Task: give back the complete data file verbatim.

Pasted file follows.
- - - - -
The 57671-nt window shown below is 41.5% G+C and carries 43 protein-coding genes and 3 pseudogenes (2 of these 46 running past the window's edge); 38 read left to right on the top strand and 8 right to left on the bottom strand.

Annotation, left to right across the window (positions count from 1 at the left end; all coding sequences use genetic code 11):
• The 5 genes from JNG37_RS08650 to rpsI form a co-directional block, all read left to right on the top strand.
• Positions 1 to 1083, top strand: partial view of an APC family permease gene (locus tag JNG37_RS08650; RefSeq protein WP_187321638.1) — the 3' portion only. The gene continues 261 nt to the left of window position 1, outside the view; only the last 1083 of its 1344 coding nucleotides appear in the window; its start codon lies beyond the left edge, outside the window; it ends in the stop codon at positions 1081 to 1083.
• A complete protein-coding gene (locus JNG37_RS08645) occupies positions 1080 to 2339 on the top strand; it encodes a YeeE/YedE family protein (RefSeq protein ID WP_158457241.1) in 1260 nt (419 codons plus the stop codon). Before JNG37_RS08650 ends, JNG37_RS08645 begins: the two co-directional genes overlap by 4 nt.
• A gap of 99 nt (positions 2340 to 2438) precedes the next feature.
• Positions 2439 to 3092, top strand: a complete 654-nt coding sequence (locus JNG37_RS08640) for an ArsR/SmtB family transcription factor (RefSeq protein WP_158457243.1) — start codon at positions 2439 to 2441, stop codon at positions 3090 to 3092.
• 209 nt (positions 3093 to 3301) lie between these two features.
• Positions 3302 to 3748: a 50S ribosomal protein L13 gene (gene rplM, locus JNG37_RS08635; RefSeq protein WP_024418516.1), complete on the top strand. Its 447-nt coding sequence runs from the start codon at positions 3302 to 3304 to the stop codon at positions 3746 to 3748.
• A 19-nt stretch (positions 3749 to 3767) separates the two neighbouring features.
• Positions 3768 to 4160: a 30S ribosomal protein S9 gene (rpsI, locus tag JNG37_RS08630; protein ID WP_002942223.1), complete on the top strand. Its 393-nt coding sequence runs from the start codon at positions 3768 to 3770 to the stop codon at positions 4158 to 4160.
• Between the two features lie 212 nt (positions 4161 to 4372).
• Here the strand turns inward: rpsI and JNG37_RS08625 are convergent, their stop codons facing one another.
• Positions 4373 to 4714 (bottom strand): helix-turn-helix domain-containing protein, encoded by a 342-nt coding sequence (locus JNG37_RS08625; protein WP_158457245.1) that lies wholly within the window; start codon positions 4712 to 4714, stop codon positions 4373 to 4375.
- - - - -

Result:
The 57671-nt window shown below is 41.5% G+C and carries 43 protein-coding genes and 3 pseudogenes (2 of these 46 running past the window's edge); 38 read left to right on the top strand and 8 right to left on the bottom strand.

Annotation, left to right across the window (positions count from 1 at the left end; all coding sequences use genetic code 11):
• The 5 genes from JNG37_RS08650 to rpsI form a co-directional block, all read left to right on the top strand.
• Positions 1 to 1083, top strand: partial view of an APC family permease gene (locus tag JNG37_RS08650; RefSeq protein WP_187321638.1) — the 3' portion only. The gene continues 261 nt to the left of window position 1, outside the view; only the last 1083 of its 1344 coding nucleotides appear in the window; its start codon lies beyond the left edge, outside the window; it ends in the stop codon at positions 1081 to 1083.
• A complete protein-coding gene (locus JNG37_RS08645) occupies positions 1080 to 2339 on the top strand; it encodes a YeeE/YedE family protein (RefSeq protein ID WP_158457241.1) in 1260 nt (419 codons plus the stop codon). Before JNG37_RS08650 ends, JNG37_RS08645 begins: the two co-directional genes overlap by 4 nt.
• A gap of 99 nt (positions 2340 to 2438) precedes the next feature.
• Positions 2439 to 3092, top strand: a complete 654-nt coding sequence (locus JNG37_RS08640) for an ArsR/SmtB family transcription factor (RefSeq protein WP_158457243.1) — start codon at positions 2439 to 2441, stop codon at positions 3090 to 3092.
• 209 nt (positions 3093 to 3301) lie between these two features.
• Positions 3302 to 3748: a 50S ribosomal protein L13 gene (gene rplM, locus JNG37_RS08635; RefSeq protein WP_024418516.1), complete on the top strand. Its 447-nt coding sequence runs from the start codon at positions 3302 to 3304 to the stop codon at positions 3746 to 3748.
• A 19-nt stretch (positions 3749 to 3767) separates the two neighbouring features.
• Positions 3768 to 4160: a 30S ribosomal protein S9 gene (rpsI, locus tag JNG37_RS08630; protein ID WP_002942223.1), complete on the top strand. Its 393-nt coding sequence runs from the start codon at positions 3768 to 3770 to the stop codon at positions 4158 to 4160.
• Between the two features lie 212 nt (positions 4161 to 4372).
• Here the strand turns inward: rpsI and JNG37_RS08625 are convergent, their stop codons facing one another.
• Positions 4373 to 4714 (bottom strand): helix-turn-helix domain-containing protein, encoded by a 342-nt coding sequence (locus JNG37_RS08625; protein WP_158457245.1) that lies wholly within the window; start codon positions 4712 to 4714, stop codon positions 4373 to 4375.